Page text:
Lisa Shabenberger shares insights about what she has been doing since earning her Virginia Tech degrees, her fondest CNRE memory, the most amazing thing she did in the college, the professors who inspired her, and what advice she would give to her undergraduate self.

College of Natural Resources and Environment: What have you been doing since you graduated?

Lisa Schabenberger: After graduation, I worked for the Michigan Department of Natural Resources, Wildlife Division; was an educational facilitator for the Michigan Forest Resource Alliance; and served as communications director for the Michigan Association of Timbermen. During my three years in Michigan, I pieced together volunteer and part-time positions with these three employers to stay busy and employed. I learned the lessons of “get your foot in the door,” “work hard,” and “stretch your comfort zone,” and I was rewarded with exposure to different perspectives and realized that there is strength in flexibility.

I had the good fortune to move back to Blacksburg in 1999 with my husband Oliver M.S. ‘94, Ph.D. ‘95 to became the college’s first diversity enrollment management specialist. In this role, I had the privilege to meet, recruit, and become friends with many extraordinary students who went on to have amazing lives and careers in natural resources. That was the period in my career of which I am most proud.

Fate brought us to North Carolina and from 2004-2017, I served as program coordinator in the Department of Forestry and Environmental Resources at North Carolina State University. I had the opportunity to work with faculty, staff, students, and alumni. I felt that I had come full circle by building on my communications skills, deepening my respect for diversity, and helping students set, reach for, and accomplish their goals.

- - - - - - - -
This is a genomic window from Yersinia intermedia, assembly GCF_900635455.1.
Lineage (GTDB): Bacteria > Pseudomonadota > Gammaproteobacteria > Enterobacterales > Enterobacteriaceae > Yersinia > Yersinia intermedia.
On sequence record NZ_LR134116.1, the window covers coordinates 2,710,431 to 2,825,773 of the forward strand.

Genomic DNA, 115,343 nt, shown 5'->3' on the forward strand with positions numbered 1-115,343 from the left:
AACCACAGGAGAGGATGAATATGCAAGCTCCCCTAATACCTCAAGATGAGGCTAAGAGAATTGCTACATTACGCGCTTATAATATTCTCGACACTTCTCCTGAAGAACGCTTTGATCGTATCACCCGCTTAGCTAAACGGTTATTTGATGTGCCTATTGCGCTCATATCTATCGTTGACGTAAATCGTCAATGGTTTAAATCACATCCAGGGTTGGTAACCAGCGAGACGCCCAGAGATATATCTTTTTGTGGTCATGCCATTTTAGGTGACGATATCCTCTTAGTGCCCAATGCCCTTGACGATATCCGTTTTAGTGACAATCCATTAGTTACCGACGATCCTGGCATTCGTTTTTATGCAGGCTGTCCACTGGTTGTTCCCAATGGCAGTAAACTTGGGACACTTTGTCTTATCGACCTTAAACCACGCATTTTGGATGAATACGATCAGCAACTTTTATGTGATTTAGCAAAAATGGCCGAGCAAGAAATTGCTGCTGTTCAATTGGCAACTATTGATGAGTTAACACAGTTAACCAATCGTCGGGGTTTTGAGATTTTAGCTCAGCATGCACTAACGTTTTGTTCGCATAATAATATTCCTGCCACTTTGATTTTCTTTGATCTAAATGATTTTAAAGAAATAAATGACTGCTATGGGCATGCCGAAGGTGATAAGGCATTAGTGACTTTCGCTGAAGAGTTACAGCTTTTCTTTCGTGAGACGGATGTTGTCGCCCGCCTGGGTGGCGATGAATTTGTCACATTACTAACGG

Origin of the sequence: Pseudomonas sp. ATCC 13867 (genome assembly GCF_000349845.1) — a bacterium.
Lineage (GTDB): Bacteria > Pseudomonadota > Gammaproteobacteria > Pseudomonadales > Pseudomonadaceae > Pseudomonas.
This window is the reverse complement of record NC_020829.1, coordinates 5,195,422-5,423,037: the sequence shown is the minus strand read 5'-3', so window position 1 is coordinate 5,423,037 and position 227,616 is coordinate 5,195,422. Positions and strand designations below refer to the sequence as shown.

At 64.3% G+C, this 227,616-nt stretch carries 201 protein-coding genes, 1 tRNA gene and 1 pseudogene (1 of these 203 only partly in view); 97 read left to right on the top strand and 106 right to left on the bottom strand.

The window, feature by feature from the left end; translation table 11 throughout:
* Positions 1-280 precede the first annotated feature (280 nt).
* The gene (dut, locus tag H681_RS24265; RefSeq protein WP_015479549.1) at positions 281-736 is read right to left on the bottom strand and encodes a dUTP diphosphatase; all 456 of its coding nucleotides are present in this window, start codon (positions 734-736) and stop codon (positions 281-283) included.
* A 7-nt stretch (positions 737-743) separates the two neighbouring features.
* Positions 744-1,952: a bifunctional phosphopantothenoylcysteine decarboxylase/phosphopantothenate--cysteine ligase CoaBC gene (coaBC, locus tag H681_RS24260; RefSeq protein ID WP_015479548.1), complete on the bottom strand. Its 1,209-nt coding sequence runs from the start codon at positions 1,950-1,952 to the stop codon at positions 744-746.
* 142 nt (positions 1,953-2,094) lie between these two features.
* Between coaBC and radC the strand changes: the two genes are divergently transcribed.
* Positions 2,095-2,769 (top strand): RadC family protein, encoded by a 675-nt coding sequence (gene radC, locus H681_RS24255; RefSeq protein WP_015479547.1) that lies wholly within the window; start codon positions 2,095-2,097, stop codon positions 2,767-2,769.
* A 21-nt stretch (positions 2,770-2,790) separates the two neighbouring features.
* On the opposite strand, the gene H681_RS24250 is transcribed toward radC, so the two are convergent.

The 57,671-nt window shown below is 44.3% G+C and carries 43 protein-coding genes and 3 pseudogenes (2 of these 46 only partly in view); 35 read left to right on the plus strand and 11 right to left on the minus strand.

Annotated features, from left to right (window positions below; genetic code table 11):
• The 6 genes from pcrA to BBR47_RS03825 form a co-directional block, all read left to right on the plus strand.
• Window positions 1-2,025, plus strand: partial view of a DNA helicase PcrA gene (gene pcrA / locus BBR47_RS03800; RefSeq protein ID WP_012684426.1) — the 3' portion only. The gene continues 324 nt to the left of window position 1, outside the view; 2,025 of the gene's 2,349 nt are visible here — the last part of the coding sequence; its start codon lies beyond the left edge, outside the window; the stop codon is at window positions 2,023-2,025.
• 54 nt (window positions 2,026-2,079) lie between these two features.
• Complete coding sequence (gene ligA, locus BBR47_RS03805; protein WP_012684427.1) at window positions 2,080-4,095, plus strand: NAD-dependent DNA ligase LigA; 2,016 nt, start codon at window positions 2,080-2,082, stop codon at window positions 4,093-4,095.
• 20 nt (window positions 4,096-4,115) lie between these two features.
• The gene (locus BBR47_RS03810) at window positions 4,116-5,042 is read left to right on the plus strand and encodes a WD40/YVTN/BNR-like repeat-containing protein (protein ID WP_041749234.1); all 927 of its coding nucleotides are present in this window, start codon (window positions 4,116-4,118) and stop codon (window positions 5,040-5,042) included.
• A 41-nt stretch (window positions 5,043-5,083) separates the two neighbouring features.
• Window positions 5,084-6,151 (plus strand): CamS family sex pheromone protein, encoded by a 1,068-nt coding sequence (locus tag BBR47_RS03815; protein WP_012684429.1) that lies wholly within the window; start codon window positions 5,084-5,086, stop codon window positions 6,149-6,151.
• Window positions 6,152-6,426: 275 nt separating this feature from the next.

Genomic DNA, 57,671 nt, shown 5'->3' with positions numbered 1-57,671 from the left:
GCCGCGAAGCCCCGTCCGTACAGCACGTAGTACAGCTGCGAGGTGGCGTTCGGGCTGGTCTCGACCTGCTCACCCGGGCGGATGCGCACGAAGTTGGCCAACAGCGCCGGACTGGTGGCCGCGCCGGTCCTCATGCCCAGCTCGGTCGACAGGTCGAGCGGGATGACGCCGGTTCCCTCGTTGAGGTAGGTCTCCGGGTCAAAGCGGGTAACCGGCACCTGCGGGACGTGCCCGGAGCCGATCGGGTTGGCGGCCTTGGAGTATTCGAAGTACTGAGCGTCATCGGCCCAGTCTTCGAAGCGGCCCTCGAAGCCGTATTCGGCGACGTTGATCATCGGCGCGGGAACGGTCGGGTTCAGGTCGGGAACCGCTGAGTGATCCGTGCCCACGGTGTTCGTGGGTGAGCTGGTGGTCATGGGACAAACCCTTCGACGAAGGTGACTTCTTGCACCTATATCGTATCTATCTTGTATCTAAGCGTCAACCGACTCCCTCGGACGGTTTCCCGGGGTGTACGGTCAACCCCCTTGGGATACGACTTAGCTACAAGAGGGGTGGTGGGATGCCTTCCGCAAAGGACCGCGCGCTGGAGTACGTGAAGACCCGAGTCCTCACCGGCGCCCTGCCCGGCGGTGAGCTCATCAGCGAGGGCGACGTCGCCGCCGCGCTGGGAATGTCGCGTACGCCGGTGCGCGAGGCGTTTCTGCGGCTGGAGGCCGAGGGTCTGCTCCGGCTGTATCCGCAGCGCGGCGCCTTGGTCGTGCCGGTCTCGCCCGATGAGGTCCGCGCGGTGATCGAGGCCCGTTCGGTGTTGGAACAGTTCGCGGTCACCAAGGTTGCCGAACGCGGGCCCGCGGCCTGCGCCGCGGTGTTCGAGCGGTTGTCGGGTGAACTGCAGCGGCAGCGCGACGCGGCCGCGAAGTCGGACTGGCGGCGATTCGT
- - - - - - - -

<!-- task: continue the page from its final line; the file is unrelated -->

In retirement, I have more time for my unpaid side jobs: volunteering at a food bank farm and an equine-assisted therapeutic program. I honored my “inner child” a few years ago by taking up horseback riding.

CNRE: What is your fondest memory?

Schabenberger: My fondest memory would be looking up at a Department of Forestry holiday party and meeting the man who would become my husband — pretty cool, right?

There is also this hilarious consequence of being a grad student helping in Shep Zedaker’s Forest Ecology field trip to Mount Rogers: running across my own winter scarf that I had lost along the way when I completed the same trip as an undergrad the year before. Either I got the transect right the first time, or I got it wrong both times.

CNRE: What is the most amazing thing that you did or learned?

Schabenberger: My summer internship in the Department of Fisheries and Wildlife before my senior year was an amazing experience that still sticks with me to this day as something very special. I assisted a graduate student in her research of piping plover habitat suitability on New York barrier islands by conducting population surveys, locating nests, observing and recording parent and chick behavior, and much more.

There were some long, hot days, and some aspects of the job were less than glamorous. But, there were those mornings when I rode along the beach on my ATV as the sun rose, set up my spotting scope to observe these clever but comical birds, and thought to myself, “I am living a dream” with scenes straight out of my favorite show, “Wild Kingdom.”

CNRE: What professors inspired you?

Schabenberger: Jim Fraser (Fish and Wildlife) and Shep Zedaker (Forestry) taught, challenged, and encouraged me during both my undergrad and grad years. Without their knowledge and guidance, I would probably have not made it. I would not have had as much fun either!

William Smith, however, was the person who kept me from turning around and leaving after my first month at the university, guided me through my undergrad and grad years, and remains my greatest mentor to this day. I was a nontraditional student who was older than my classmates and had worked several years before returning to school. I found it hard to go from being a working adult to being a student again, but I could talk to Dr. Smith about my insecurities. He connected me to groups and to major-related jobs during semester breaks. I knew that he cared, and that drove me to keep on keeping on.

CNRE: If you could go back in time, what’s the one thing you would tell your undergraduate self?

Schabenberger: Look for work experience in your field of study as soon as possible. If possible, get a summer research job with a CNRE graduate student.